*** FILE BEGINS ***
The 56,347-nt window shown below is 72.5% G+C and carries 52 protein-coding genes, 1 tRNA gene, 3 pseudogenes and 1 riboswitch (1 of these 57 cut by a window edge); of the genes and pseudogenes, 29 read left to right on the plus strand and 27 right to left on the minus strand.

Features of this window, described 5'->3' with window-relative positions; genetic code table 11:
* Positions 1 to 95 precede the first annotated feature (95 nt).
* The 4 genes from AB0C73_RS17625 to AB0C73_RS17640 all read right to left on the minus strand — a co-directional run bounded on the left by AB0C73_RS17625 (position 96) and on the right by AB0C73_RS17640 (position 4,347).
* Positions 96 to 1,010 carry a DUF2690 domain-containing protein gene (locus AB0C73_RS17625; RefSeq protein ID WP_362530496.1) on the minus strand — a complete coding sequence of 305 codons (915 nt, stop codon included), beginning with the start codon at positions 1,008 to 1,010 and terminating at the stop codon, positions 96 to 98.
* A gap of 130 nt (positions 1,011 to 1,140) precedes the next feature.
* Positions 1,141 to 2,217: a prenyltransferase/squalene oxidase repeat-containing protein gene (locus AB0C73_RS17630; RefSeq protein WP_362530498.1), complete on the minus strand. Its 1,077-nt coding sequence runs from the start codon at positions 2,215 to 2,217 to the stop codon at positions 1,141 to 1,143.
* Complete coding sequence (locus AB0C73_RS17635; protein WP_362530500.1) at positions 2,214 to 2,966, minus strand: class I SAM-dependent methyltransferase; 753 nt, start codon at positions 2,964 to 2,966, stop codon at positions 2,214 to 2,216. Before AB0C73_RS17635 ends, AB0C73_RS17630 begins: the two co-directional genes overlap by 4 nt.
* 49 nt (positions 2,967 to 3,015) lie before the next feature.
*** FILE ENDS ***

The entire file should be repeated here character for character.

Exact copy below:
The 56,347-nt window shown below is 72.5% G+C and carries 52 protein-coding genes, 1 tRNA gene, 3 pseudogenes and 1 riboswitch (1 of these 57 cut by a window edge); of the genes and pseudogenes, 29 read left to right on the plus strand and 27 right to left on the minus strand.

Features of this window, described 5'->3' with window-relative positions; genetic code table 11:
* Positions 1 to 95 precede the first annotated feature (95 nt).
* The 4 genes from AB0C73_RS17625 to AB0C73_RS17640 all read right to left on the minus strand — a co-directional run bounded on the left by AB0C73_RS17625 (position 96) and on the right by AB0C73_RS17640 (position 4,347).
* Positions 96 to 1,010 carry a DUF2690 domain-containing protein gene (locus AB0C73_RS17625; RefSeq protein ID WP_362530496.1) on the minus strand — a complete coding sequence of 305 codons (915 nt, stop codon included), beginning with the start codon at positions 1,008 to 1,010 and terminating at the stop codon, positions 96 to 98.
* A gap of 130 nt (positions 1,011 to 1,140) precedes the next feature.
* Positions 1,141 to 2,217: a prenyltransferase/squalene oxidase repeat-containing protein gene (locus AB0C73_RS17630; RefSeq protein WP_362530498.1), complete on the minus strand. Its 1,077-nt coding sequence runs from the start codon at positions 2,215 to 2,217 to the stop codon at positions 1,141 to 1,143.
* Complete coding sequence (locus AB0C73_RS17635; protein WP_362530500.1) at positions 2,214 to 2,966, minus strand: class I SAM-dependent methyltransferase; 753 nt, start codon at positions 2,964 to 2,966, stop codon at positions 2,214 to 2,216. Before AB0C73_RS17635 ends, AB0C73_RS17630 begins: the two co-directional genes overlap by 4 nt.
* 49 nt (positions 2,967 to 3,015) lie before the next feature.